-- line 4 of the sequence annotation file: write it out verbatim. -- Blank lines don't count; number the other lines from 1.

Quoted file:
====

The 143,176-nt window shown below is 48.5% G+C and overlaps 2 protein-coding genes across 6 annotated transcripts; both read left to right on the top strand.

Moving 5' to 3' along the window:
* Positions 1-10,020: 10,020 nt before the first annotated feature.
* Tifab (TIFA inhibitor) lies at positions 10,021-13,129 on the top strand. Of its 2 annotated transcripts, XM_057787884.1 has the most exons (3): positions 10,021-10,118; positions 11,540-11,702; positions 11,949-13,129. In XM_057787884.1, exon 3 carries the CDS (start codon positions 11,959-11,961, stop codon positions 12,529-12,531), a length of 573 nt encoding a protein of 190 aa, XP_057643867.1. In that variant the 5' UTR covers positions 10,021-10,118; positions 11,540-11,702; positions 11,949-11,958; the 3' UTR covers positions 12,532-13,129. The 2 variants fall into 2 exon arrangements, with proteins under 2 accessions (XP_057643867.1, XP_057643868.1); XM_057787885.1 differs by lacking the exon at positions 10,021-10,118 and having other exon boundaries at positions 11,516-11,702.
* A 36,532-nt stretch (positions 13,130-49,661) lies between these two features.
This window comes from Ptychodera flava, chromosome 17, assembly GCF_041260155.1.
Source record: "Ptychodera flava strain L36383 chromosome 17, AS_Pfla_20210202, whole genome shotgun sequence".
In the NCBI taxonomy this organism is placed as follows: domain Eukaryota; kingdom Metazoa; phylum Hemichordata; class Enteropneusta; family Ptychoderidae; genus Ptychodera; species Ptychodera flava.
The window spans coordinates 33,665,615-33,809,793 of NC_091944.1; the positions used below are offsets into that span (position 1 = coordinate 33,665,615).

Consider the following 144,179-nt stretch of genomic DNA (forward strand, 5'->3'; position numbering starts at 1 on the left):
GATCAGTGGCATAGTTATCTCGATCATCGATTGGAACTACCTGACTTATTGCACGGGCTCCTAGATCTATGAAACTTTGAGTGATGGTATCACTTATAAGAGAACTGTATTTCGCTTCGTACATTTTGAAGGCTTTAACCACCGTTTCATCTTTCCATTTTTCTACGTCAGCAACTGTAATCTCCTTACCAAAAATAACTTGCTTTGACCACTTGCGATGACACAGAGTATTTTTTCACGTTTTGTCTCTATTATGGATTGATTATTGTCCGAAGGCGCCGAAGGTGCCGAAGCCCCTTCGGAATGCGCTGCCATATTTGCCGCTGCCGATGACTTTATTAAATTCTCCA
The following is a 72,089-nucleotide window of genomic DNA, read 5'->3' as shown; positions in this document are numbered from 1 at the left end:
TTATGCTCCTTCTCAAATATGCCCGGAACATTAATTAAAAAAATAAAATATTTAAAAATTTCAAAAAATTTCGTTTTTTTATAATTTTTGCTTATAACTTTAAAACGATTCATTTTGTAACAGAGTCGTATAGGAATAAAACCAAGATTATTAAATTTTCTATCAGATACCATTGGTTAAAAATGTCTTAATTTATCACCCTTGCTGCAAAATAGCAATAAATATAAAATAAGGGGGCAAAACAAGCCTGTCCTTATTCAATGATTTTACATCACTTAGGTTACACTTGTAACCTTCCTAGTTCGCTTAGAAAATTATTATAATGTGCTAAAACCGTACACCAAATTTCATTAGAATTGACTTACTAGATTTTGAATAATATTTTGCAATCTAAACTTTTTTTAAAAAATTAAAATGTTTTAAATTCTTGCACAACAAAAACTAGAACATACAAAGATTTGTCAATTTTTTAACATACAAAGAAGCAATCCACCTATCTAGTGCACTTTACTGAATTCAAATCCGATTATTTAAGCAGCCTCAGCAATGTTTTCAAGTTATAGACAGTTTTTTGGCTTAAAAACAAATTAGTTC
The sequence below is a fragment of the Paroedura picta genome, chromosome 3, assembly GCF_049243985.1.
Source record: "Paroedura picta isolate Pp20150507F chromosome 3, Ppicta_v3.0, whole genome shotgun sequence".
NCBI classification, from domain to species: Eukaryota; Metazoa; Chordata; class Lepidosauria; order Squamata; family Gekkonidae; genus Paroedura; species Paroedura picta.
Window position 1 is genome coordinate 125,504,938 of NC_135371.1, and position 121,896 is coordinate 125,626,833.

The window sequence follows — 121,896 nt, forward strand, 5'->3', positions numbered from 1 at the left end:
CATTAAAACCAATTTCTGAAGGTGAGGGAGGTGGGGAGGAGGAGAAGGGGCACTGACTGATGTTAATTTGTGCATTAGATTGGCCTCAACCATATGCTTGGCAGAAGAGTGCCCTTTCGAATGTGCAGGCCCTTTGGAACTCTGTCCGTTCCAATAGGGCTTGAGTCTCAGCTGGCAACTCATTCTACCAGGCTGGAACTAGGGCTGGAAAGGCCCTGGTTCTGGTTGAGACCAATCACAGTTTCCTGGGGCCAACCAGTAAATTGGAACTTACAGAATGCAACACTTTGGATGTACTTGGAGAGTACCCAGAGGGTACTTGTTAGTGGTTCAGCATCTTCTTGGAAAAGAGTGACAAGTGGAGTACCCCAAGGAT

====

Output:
* Tifab (TIFA inhibitor) lies at positions 10,021-13,129 on the top strand. Of its 2 annotated transcripts, XM_057787884.1 has the most exons (3): positions 10,021-10,118; positions 11,540-11,702; positions 11,949-13,129. In XM_057787884.1, exon 3 carries the CDS (start codon positions 11,959-11,961, stop codon positions 12,529-12,531), a length of 573 nt encoding a protein of 190 aa, XP_057643867.1. In that variant the 5' UTR covers positions 10,021-10,118; positions 11,540-11,702; positions 11,949-11,958; the 3' UTR covers positions 12,532-13,129. The 2 variants fall into 2 exon arrangements, with proteins under 2 accessions (XP_057643867.1, XP_057643868.1); XM_057787885.1 differs by lacking the exon at positions 10,021-10,118 and having other exon boundaries at positions 11,516-11,702.